Local leaders speak out against President Trump’s offshore drilling order

Local leaders speak out against President Trump’s offshore drilling order

WPDE-TV Florence, SC

May 4, 2017

by Liz Cooper (Watch video)

Representatives from across the area, along with members of Stop Offshore Drilling in the Atlantic (SODA), gathered at Damon’s Ribs in Myrtle Beach Thursday morning and all stressed the negative impacts offshore drilling could have to the coastal communities. (WPDE)

Myrtle Beach, S.C. (WPDE) — President Donald Trump is encouraging companies to begin offshore drilling along the Atlantic coast. He signed an executive order last week, allowing gas and oil drilling along certain coasts. He says it will be beneficial to the country’s economy.

But Horry and Georgetown County leaders say not so fast.

“Tourism is our only industry,” said Myrtle Beach Mayor John Rhodes. “We cannot afford to have anything that would have the potential to disrupt our industry.”

Representatives from councils of North Myrtle Beach, Briar Cliff Acres, Atlantic Beach, Myrtle Beach, and Georgetown, along with members of Stop Offshore Drilling in the Atlantic (SODA), gathered at Damon’s Ribs in Myrtle Beach Thursday morning. They all stressed the negative impacts offshore drilling could have to the coastal communities. They said their fear is what happened in the Gulf of Mexico with the BP oil spill could occur in this area.

“Accidents happen,” said North Myrtle Beach Mayor Marilyn Hatley. “It’s not a matter of if it will happen, but when it will happen.”

Rhodes said, ultimately, 39,000 jobs could be in jeopardy if something were to affect the tourism industry. They said the number of jobs created from offshore drilling wouldn’t compare.

“Those jobs will be brought in. People will be brought in because we don’t have the experience of offshore drilling here in Horry County,” said Hatley.

But other people said there is something to gain from offshore drilling.

“A lot of us here go to different destinations and fish a lot of places where they have offshore wells,” said Captain J. Baisch. He was born and raised on the Grand Strand. He’s been professionally fishing off the coast for about 13 years. “It opens up a new fishery.”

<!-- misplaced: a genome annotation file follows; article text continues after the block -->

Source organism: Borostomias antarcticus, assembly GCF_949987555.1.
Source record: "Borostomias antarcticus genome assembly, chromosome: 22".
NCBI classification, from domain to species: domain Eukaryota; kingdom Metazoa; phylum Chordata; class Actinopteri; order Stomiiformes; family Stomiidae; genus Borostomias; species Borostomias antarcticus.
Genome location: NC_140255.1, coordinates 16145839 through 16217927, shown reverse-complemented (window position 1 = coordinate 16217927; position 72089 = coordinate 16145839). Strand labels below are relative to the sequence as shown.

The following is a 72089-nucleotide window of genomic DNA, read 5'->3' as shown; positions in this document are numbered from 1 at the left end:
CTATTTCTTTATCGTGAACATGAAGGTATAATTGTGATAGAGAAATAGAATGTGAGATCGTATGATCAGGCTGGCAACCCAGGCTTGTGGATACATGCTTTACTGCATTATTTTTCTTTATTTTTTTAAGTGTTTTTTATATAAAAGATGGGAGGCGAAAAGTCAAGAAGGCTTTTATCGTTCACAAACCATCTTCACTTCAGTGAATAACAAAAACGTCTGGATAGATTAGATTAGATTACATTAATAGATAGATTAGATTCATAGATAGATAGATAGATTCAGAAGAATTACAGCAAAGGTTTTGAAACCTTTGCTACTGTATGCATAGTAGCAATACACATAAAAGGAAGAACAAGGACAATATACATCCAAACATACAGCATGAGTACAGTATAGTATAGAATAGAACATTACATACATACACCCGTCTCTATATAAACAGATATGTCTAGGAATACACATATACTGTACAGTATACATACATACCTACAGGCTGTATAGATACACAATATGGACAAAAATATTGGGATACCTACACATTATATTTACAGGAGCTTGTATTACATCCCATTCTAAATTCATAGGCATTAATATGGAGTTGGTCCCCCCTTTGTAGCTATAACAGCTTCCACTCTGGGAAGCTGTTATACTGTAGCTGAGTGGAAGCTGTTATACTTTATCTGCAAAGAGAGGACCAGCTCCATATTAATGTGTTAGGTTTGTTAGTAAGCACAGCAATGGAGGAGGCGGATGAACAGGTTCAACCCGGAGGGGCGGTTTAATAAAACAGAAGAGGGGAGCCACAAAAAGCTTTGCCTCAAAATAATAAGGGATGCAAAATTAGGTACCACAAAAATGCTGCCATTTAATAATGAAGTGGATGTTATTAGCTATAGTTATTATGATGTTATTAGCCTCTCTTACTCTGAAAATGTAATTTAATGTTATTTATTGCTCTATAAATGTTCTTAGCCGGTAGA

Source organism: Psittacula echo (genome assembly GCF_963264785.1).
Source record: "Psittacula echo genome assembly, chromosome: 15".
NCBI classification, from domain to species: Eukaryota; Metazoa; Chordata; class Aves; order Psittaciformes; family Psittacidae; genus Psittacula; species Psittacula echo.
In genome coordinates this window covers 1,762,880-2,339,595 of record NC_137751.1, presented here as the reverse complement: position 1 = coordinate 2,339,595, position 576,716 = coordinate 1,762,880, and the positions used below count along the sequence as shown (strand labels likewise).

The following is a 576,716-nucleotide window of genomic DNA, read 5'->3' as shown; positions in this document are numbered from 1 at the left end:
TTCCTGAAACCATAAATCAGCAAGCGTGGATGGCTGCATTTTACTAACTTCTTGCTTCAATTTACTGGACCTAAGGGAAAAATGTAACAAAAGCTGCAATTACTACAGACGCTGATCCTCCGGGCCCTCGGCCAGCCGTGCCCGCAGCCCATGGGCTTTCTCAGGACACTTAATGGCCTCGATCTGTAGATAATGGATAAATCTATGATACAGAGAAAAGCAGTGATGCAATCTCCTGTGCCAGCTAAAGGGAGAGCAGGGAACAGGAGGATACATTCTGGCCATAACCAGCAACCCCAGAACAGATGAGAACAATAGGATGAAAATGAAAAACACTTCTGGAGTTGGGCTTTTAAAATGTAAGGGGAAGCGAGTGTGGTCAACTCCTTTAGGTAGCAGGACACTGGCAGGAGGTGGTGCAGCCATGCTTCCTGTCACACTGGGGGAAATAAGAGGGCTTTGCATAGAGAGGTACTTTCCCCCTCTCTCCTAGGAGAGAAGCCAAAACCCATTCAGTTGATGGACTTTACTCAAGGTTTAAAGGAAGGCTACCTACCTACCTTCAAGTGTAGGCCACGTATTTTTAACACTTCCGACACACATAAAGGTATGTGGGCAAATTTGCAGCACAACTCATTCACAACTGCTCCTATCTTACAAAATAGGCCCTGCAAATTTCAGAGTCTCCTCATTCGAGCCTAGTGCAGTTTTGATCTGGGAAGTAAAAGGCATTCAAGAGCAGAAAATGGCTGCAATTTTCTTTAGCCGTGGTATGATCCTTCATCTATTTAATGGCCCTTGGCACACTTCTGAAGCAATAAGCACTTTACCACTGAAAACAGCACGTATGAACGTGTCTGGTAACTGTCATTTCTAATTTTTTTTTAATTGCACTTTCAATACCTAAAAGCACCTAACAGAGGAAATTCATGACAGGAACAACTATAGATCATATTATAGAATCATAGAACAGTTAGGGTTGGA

While he said he’s not completely in favor of offshore drilling, he said the wells would create reefs and an area where fish would congregate.

“It would be the same kinds of fish we have and it all depends on how deep they put it,” said Baisch.

Local leaders said there aren’t enough safety measurements in place for them to support this industry in our area. They said the BP oil spill was human error. They said they can’t take that risk.

“Any oil that they would get out of the Atlantic, a small amount, would be sold somewhere, not used in the United States,” said Jim Watkins, chair of the leadership team of SODA. “The major cause of oil spills is human error and technology may improve but human error is always there.”

But Bausch said if fuel prices went down because of offshore drilling he would be happy. He said that’s a huge cost burden to fisherman.

“If you run a boat you get about two miles a gallon so fuel affects us more than almost anybody I know,” said Baisch.

Senator Tim Scott has said he’s in favor of offshore drilling. He released a statement Thursday:

The administration has opted to review the five-year plan on offshore drilling and it is incumbent upon Interior Secretary Zinke to gather the facts and make the right decision moving forward. I would encourage the administration to partner with the states impacted by the potential of offshore drilling to ensure any future plans are developed with input from local residents.

Local leaders said Thursday they encourage people to reach out to their representatives expressing their concerns about offshore drilling.

http://wpde.com/news/local/local-leaders-speak-out-against-president-trumps-offshore-drilling-order